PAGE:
Ethics in history in general, and in public history and digital history more specifically, are a delicate thing. Finding a way to balance the historical record against the social justice movements of today requires more than just words. It requires actions. Giordana Mecagni, Northeastern’s Head of Archives, talked about some ways that can be done.
The first things she emphasized was actually getting items that represented invisible groups of people. At Northeastern’s archives, that can be exceptionally difficult. Northeastern’s relationship with its neighbors, who often are not the upper class white men who are usually remembered in archives, is shaky at best. In fact, Giordana told us that it was an uphill battle just to convince the communities that Northeastern was not aiming to hurt them, which gives some indication of how badly Northeastern has treated them in the past. And Northeastern’s archives are far from the only ones to have this kind of problem. Making the initial decision of whether to keep certain aspects of history or not makes everything an archive does inherently non-neutral. Giordana is trying to bring new, less privileged collections into the Northeastern archives in order to tell their stories as well.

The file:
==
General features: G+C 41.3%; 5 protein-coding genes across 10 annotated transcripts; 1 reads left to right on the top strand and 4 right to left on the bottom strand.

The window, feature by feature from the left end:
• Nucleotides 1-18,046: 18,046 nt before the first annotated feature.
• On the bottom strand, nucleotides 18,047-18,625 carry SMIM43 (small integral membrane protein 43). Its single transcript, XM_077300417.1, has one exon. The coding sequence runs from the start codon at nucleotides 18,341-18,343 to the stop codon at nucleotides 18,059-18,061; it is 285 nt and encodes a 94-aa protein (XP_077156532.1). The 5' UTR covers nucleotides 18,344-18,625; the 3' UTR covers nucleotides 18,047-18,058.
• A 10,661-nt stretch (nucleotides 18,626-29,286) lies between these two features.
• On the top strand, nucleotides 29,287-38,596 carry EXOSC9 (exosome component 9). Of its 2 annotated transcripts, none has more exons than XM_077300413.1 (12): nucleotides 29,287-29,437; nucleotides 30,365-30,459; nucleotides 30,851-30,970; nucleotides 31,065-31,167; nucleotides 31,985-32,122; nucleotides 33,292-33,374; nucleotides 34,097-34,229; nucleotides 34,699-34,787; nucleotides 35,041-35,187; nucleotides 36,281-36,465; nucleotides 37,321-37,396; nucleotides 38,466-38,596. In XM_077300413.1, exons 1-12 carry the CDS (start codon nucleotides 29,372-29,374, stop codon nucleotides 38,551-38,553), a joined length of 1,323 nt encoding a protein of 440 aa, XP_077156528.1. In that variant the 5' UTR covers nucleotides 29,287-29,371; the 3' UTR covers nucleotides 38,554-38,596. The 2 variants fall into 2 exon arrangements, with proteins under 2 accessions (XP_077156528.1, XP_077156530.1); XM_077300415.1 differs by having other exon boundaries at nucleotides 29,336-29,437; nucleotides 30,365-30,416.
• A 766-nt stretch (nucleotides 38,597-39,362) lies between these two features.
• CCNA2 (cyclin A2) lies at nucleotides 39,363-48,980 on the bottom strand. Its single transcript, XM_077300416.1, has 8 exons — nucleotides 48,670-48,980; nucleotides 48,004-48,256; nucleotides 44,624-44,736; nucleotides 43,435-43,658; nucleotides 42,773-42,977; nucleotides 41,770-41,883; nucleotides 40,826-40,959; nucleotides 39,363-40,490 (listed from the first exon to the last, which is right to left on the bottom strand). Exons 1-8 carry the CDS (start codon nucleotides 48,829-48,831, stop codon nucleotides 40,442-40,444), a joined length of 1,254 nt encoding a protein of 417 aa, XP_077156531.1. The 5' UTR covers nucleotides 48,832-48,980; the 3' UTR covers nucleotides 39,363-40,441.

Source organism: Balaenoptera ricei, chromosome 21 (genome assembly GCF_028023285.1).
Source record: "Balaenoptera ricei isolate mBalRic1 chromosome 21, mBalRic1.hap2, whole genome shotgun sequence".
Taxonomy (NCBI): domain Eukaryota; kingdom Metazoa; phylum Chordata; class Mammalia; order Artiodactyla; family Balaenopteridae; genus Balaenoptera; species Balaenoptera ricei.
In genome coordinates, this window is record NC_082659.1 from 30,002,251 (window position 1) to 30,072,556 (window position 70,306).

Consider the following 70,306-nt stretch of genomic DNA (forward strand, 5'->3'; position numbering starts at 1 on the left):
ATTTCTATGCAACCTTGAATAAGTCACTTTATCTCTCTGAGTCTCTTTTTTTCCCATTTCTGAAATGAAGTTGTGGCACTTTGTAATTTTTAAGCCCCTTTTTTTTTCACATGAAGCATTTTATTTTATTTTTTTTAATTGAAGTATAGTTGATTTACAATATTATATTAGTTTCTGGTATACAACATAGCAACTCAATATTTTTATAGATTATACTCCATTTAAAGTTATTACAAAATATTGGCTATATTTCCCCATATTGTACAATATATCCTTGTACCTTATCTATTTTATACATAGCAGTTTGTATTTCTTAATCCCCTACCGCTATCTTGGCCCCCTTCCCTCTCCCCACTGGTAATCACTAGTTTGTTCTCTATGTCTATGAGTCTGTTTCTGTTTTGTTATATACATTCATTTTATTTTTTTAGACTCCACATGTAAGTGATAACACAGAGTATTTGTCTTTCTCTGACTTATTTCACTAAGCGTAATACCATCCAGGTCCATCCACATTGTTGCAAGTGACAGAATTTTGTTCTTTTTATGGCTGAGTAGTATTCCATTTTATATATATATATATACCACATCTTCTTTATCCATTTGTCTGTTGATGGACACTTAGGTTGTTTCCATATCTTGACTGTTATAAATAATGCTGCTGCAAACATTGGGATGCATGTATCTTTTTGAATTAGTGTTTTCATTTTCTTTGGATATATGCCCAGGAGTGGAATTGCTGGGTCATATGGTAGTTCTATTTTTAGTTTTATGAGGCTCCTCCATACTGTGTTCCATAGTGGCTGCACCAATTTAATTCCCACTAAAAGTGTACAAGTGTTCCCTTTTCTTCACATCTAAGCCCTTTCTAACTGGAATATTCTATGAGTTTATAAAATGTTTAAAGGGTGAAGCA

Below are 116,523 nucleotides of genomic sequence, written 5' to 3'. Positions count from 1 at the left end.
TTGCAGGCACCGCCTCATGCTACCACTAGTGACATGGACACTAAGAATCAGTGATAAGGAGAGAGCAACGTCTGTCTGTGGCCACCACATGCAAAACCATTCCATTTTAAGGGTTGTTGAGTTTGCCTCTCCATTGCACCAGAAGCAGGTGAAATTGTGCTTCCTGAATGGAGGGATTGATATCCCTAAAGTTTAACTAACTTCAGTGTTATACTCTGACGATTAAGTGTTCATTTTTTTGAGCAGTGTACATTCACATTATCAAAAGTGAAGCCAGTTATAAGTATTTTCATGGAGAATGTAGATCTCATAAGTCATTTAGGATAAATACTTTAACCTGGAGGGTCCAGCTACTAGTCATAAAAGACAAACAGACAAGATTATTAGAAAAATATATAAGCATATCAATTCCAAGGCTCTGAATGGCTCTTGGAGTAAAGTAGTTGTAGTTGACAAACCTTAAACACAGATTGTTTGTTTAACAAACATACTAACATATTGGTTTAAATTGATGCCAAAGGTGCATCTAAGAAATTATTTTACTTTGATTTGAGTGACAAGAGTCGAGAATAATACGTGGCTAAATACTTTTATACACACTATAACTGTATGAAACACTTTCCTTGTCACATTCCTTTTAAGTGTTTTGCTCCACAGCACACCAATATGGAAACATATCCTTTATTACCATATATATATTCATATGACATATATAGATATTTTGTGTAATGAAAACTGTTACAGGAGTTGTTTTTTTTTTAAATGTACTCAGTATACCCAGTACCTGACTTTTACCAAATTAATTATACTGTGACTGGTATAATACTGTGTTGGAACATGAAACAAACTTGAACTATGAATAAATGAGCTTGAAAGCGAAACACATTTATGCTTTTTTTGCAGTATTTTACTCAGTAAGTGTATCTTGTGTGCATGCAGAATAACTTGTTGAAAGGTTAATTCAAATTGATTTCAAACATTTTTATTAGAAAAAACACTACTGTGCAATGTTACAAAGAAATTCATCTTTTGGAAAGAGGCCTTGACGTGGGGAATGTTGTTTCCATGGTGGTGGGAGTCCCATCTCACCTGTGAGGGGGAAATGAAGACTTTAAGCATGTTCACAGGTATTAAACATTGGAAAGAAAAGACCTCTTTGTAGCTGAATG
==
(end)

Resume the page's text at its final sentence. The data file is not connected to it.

In addition to the physical archives, Giordana also takes the education component very seriously. A significant component of her job is bringing the archives into the classroom. She is committed to teaching students not only that the archive exists, but how to use it ethically. She also brings the education online and talked to us about how to be good archivists and historians online. The biggest thing that she kept drilling was that nothing in history is neutral. Nothing in archives is neutral and it is our responsibility, as historians and archivists, to being good stewards of these kinds of resources. And that includes getting the information and access out into the world, rather than staying holed up in the archives alone.
While I already agreed with much of what Giordana said, it was really interesting to hear about some of the difficulties she has had with trying to break down the boundaries that had previously controlled Northeastern’s archives. I hadn’t really thought about the practical struggles of trying to get the content into the archives itself. People who have not been treated well by historians or archivists before are not likely to trust them with their own artifacts and records. And they are not wrong! There’s no guarantee that the archive will handle the history of the artifacts well, as they have not done so in the past. So then the question becomes, how do you manage that kind of relationship? Giordana emphasized going out into the community and inviting the community into the archives to build trust, something that has worked for her. It is not perfect, and the ultimate goal is to get those communities in charge of their own history by hiring them to run archives and write histories, but until we successfully achieve that, being ethical, rather than neutral, is essential.